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What work history is necessary for SSDI benefits?

On Behalf of | Jun 17, 2024 | Social Security Disability

Not everyone with a disabling medical condition qualifies for disability benefits. Every disability program has its own rules, leaving people confused about what benefits they may be able to obtain. Not everyone has private disability insurance, but many employed people can qualify for federal disability benefits.

Working professionals make contributions to Social Security with every paycheck they earn. They may then seek benefits from different Social Security programs. Social Security Disability Insurance (SSDI) benefits can help those who can no longer work because of a serious medical challenge. Those with terminal cancer, acquired catastrophic injuries and other debilitating medical conditions may qualify.

Applicants generally need enough evidence to convince the Social Security Administration (SSA) that they cannot work because of their health. They also need to have a substantial work history to qualify for SSDI benefits.

How long must someone work to qualify?

The SSA technically has a sliding scale when evaluating the work history of an individual applicant. Every year, employed people can earn up to four Social Security credits. The SSA awards workers one credit for every $1,730 earned.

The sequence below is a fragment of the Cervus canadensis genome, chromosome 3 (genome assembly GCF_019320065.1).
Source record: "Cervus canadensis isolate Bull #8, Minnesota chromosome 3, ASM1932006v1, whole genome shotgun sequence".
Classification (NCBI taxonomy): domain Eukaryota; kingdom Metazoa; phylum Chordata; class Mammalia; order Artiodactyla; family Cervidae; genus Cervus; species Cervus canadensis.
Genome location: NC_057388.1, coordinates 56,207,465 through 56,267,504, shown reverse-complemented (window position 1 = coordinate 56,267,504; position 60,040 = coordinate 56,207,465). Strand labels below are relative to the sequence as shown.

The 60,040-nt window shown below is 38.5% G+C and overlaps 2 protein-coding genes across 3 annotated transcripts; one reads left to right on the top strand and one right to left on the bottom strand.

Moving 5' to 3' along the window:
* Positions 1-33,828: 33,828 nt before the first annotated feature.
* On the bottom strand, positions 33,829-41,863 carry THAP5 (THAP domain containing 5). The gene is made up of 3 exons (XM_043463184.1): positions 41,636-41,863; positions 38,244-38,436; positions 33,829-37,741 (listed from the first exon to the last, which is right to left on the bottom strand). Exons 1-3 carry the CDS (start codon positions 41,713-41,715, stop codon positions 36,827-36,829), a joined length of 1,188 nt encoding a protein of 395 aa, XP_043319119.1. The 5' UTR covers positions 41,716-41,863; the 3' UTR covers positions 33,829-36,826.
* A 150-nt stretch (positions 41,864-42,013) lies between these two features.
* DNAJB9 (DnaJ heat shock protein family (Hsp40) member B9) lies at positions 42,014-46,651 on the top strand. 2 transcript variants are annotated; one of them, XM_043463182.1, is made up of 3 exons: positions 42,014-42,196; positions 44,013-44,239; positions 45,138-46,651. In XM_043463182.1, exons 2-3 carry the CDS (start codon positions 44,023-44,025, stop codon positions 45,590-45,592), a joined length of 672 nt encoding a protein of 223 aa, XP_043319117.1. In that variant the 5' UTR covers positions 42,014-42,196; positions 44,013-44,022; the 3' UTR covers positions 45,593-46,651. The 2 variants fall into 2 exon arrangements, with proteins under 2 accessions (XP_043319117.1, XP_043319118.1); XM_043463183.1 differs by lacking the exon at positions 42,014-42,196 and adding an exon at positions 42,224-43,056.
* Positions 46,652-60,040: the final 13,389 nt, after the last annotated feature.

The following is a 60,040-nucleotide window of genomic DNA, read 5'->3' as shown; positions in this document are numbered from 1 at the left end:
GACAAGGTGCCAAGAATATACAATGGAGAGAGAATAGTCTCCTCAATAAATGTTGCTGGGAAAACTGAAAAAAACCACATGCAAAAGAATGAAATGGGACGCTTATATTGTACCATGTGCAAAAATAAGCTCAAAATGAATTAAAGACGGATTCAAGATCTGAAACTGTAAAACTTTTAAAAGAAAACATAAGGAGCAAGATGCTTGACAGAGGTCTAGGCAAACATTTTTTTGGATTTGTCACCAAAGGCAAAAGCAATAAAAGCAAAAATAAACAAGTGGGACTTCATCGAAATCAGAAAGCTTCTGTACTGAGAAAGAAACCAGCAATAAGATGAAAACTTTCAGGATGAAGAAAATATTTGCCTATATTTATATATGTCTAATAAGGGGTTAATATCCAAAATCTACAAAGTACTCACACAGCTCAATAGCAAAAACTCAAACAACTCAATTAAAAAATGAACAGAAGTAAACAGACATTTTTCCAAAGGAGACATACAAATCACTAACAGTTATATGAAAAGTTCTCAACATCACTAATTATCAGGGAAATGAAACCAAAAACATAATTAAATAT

Most people applying for SSDI benefits need to have at least 40 credits on record. The SSA also expects a recent work history. Usually, people need to have earned 20 credits within the last 10 years to qualify. Even those working low-paying and part-time jobs can potentially accrue four credits annually.

Of course, younger workers do not always start their careers in earnest in their teens or early 20s. Therefore, there are different rules for credits for those under the age of 31. Those between the ages of 24 and 31 simply need enough credits to show they have worked half of the time since turning 21. Workers under the age of 24 could qualify for benefits with just six credits.

Most workers who have maintained full-time jobs in recent years do not have to worry about whether their work history is sufficient for them to qualify. Instead, their paperwork and medical records should be what they focus on to improve their chances of getting benefits.

Learning more about the rules for SSDI benefits can help those unable to work because of medical challenges. Those who understand whether or not they may be eligible may see the value in filing a benefits claim.